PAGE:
Tickets are still available for the Axiom Brass quintet, which is performing in the Fermilab Art Gallery on Sunday, March 11, at 2:30 p.m. Closing out our Musical Celebration of Science, Axiom Brass joins some great Fermilab friends to present Quarks to Cosmos. Tickets are $18. The ensemble will perform Particles and Waves by Mathew Fuerst (written for the event), Firedance by Anthony DiLorenzo, Contrapunctus IX by J.S. Bach, and Celestial Suite, movement 4: Hubble by Chicagoland composer James Stephenson,… More »
On Monday, Feb. 26, at noon in the Fermilab Art Gallery, Fermilab artist-in-residence Jim Jenkins will give an informal gallery talk. The exhibit is on display until March 6. This is a wonderful opportunity to interact with our latest artist-in-residence and to get a sense of how he understands science at Fermilab. With only a few weeks left before Jenkins’s exhibit concludes, it’s good to take advantage of his final talk: Learn how Fermilab science looks through an artist’s eyes.
This work, “Dark Matters,” is a concept/sculpture by Jim Jenkins, 2017 Fermilab artist-in-residence. The center of the sculpture is a lead-glass block from the electromagnetic calorimeter of Fermilab experiment E-760/E-835 (charmonium spectroscopy). This picture was taken after a performance of “Quatuor pour la Fin du Temps” by Olivier Messiaen in Ramsey Auditorium. The sculpture was positioned behind the performers on the auditorium stage.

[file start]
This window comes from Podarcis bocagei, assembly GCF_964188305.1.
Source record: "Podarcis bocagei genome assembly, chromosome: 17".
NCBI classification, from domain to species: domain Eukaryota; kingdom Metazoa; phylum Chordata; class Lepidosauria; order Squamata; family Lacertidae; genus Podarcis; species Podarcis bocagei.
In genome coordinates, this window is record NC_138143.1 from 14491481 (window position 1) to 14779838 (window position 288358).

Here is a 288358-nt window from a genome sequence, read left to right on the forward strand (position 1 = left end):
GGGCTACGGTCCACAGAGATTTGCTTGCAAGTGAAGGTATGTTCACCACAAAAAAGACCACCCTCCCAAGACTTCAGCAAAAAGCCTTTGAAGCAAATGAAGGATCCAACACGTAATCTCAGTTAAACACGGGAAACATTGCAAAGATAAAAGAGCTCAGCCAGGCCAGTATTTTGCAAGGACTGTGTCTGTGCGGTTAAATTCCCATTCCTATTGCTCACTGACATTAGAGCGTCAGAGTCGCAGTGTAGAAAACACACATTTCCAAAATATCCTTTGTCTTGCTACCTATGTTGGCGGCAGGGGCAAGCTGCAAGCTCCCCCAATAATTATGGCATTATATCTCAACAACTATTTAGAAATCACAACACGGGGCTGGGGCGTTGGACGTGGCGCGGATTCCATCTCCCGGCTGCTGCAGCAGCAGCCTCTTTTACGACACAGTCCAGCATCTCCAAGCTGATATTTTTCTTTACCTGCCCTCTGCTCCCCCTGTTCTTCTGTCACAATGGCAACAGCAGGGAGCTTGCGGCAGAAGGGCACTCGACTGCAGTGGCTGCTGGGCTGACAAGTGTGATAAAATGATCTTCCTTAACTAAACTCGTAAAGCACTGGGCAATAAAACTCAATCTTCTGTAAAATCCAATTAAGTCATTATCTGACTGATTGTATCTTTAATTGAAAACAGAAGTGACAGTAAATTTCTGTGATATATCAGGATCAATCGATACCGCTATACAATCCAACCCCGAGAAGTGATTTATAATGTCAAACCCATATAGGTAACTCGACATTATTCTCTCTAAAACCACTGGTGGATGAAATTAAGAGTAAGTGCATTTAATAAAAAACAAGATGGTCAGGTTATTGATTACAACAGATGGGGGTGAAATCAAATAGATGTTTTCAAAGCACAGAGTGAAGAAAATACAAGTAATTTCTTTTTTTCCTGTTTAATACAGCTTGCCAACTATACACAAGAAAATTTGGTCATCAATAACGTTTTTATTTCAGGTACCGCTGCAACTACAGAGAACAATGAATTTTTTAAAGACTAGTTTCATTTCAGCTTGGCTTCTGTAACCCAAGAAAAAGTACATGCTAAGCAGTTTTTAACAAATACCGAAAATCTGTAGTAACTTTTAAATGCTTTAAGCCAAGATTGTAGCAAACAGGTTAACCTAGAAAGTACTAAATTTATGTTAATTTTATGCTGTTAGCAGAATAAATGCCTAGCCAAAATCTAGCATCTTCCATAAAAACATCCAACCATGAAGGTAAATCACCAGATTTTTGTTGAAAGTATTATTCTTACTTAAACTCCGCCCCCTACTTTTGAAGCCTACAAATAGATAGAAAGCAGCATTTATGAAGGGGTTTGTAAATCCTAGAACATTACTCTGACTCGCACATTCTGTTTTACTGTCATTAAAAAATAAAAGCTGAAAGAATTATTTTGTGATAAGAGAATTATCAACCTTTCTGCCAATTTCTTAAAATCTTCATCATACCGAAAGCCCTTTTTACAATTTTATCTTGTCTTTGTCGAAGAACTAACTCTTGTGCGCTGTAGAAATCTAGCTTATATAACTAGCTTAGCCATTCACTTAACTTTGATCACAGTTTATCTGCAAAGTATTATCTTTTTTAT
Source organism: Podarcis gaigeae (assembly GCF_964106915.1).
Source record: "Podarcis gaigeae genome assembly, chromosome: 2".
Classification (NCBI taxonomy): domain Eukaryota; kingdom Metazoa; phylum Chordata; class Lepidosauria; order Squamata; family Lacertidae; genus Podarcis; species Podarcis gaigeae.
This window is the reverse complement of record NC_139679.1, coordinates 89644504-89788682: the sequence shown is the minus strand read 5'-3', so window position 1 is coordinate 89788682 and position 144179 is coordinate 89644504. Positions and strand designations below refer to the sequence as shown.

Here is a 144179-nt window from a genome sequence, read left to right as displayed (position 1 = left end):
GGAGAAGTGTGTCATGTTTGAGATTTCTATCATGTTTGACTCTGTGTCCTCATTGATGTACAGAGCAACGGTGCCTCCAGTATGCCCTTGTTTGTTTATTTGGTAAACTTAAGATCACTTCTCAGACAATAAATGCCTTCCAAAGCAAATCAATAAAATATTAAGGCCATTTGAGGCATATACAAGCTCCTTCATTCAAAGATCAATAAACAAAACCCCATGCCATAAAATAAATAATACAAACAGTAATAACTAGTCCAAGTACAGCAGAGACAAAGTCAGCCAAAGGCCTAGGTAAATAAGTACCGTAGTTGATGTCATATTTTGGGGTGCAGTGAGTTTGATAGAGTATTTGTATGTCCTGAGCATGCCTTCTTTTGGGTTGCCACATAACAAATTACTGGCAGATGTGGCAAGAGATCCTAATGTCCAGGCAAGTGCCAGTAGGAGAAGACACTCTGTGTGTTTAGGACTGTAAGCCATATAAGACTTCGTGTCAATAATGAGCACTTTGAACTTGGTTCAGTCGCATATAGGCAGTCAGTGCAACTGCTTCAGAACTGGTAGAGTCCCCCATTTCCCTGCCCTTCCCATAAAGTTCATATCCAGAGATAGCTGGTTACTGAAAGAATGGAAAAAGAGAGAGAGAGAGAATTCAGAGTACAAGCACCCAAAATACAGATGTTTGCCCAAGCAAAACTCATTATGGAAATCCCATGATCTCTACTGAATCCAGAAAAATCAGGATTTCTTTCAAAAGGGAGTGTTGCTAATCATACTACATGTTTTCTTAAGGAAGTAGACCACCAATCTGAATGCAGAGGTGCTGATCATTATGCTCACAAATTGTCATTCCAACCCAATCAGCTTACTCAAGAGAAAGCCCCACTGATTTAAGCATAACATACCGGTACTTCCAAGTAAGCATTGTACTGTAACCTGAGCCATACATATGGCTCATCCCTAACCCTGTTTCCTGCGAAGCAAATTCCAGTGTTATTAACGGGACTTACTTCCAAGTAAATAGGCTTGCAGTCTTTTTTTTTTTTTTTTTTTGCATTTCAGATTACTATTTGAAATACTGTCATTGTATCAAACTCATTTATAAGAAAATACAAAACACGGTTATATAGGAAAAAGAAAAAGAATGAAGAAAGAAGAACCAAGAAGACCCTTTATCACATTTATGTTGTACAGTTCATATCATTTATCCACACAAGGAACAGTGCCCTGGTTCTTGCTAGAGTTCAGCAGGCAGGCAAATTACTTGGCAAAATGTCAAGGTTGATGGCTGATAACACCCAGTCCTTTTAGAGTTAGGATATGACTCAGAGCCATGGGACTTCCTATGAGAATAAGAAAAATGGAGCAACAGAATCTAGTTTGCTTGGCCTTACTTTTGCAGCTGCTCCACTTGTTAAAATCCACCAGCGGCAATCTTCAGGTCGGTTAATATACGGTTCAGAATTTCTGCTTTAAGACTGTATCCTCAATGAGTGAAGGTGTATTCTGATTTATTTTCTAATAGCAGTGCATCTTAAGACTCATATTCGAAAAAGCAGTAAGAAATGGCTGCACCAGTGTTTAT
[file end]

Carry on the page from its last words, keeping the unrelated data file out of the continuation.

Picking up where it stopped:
On May 12, 2018, The Story Collider will host a very special edition of their live show sponsored by the Fermilab Arts & Lecture Series. We are searching for five people to share their true, personal stories about science. We want to hear yours! These are not research presentations, even if your story is about your science. You might talk about almost anything – an important experiment, a bad day at the lab, a childhood misadventure, love, loss, etc. Exotic… More »
From Sciart Magazine, February 2018: Jim Jenkins, Fermilab artist-in-residence for 2017, shares thoughts on his residency. “[Fermilab] is first and foremost a place of thought. I find the blending of the intensely focused intellects and their pursuit of the elusive foundations of our reality stimulating and meditative simultaneously.” Subscription required: SciArtSubscriber467
From WDCB’s First Light, Jan. 21, 2018: Fermilab’s 2017 artist-in-residence Jim Jenkins discusses a number of his pieces, now on display in the Fermilab Art Gallery, including his snowflake detector. Director Nigel Lockyer and Curator Georgia Schwender talk about the importance of art to understanding science.